This book, number 5 in the Raumsey series, not only portrays the horrors of WWII through the eyes of simple, ordinary participants, but sheds a sidelong glance at the morality of a war initiated at some high level, far away from those who are forced to carry it out without understanding why.
Antisemitism with it’s irrational agonies pops up, as do the frequent passions and tensions experienced by servicemen and women who daily fear they or their partner might not see another day.
The book starts slowly but contains some great turns of phrase, e.g. ‘the leaden skies outside wept their misery on Caithness’ or ‘the fighting had become as common as the cry of the seals back home.’ It’s when a half-dead, pregnant young German Jewess appears out of the blue, that the pace increases, the interlocking plots begin to thicken and the drama to simmer and finally boil.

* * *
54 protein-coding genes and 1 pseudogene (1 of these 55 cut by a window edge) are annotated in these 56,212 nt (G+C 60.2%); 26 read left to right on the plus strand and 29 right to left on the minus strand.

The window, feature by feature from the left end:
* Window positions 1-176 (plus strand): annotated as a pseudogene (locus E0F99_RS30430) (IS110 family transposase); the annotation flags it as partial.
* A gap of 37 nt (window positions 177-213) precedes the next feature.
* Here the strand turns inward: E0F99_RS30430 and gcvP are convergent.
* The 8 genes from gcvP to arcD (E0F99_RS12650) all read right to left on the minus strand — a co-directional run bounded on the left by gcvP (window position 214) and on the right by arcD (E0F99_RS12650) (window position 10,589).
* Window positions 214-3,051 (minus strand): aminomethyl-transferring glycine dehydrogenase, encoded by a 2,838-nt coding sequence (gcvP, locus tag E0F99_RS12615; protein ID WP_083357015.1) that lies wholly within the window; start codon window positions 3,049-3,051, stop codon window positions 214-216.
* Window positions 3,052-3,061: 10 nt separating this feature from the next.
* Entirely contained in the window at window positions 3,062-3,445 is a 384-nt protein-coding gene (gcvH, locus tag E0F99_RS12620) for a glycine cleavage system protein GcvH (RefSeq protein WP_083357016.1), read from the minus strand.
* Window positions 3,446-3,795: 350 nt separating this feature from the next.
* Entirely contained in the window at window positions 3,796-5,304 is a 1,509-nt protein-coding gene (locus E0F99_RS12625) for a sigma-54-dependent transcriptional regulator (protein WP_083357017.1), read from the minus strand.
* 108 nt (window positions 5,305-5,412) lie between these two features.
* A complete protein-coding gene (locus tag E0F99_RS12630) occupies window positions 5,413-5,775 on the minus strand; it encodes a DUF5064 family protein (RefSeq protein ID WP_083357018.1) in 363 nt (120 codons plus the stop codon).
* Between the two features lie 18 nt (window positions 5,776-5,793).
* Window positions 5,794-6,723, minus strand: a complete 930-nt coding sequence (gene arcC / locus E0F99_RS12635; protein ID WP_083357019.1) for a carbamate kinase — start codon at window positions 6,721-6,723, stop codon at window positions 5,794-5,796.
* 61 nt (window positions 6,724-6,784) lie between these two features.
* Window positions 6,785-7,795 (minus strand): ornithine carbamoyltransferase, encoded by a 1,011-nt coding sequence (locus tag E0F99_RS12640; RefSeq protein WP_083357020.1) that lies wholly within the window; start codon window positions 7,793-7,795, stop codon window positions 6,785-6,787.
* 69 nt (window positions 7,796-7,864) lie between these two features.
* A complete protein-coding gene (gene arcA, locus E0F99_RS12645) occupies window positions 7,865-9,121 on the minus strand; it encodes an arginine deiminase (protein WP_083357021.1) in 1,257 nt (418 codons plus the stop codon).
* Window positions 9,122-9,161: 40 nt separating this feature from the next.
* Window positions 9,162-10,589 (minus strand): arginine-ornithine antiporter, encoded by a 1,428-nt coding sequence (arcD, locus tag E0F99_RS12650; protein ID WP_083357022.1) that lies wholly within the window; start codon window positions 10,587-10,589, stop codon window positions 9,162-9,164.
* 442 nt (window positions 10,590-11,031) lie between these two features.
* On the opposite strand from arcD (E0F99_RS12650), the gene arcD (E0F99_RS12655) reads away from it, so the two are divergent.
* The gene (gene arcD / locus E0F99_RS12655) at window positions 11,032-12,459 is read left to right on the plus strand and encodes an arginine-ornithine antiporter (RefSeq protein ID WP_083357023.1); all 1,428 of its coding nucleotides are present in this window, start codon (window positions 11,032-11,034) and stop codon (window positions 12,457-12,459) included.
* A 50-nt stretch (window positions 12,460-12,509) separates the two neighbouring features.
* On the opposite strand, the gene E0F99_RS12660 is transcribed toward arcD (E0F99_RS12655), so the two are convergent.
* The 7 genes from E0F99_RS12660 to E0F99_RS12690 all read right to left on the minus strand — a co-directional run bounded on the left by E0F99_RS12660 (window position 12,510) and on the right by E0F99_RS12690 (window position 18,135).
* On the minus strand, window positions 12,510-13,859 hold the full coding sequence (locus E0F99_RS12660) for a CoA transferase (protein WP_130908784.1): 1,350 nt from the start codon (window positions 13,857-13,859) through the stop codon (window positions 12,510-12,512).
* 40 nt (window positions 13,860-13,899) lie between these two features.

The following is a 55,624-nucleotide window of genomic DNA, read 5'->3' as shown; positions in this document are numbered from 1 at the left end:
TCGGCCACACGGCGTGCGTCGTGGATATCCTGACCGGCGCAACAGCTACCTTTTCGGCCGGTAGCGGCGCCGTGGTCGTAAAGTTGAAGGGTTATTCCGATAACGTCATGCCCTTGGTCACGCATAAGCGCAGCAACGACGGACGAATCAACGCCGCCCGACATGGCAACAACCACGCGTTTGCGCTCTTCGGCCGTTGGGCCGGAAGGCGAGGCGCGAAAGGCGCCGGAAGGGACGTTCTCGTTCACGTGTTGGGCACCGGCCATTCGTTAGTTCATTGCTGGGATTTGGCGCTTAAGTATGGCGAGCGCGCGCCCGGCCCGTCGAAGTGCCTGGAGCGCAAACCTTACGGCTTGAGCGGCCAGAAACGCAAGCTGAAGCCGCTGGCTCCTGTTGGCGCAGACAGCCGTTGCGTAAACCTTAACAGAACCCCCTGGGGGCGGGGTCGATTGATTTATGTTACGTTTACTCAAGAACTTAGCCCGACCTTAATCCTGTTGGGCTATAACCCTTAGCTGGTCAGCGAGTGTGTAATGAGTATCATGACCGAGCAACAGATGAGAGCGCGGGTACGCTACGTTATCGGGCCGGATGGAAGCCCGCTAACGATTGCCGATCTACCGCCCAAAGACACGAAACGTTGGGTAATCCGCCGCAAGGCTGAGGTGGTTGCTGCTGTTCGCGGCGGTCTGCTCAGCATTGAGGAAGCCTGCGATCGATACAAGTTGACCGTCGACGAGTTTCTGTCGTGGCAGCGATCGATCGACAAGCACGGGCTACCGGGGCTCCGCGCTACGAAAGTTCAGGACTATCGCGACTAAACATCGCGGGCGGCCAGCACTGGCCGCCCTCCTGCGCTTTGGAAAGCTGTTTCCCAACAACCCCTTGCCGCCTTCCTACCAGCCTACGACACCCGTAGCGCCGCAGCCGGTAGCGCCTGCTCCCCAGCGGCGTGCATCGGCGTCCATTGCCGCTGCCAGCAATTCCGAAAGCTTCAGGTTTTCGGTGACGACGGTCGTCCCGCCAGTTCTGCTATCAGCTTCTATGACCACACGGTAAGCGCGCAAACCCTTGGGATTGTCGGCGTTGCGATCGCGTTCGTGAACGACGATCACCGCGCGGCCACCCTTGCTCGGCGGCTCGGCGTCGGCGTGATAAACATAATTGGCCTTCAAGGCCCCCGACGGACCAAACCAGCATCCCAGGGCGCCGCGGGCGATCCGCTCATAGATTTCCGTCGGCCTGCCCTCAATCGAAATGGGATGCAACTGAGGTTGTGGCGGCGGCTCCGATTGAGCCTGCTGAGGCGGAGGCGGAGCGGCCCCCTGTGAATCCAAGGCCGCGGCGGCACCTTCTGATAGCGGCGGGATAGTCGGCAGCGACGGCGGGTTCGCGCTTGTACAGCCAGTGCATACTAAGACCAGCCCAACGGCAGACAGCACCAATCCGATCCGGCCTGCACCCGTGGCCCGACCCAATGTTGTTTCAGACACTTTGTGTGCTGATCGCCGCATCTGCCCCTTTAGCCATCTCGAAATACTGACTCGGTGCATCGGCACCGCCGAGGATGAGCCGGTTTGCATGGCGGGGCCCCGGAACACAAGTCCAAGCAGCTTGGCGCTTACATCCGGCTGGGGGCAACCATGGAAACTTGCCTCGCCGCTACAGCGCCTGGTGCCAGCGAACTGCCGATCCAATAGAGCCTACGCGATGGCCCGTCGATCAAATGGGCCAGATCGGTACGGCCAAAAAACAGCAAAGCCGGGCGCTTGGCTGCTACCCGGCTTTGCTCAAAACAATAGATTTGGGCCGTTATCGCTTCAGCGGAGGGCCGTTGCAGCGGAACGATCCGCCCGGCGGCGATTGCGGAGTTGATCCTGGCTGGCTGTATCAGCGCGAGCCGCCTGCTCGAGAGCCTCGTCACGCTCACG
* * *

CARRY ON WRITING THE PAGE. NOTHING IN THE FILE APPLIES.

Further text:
Overall, we gain a vivid insight into the simple, harsh life in the far north of Scotland, coloured by the realistic dialects of the primary characters. Their emotions and difficult choices are well developed and culminate dramatically and rather unexpectedly, leading to a somewhat abrupt finale.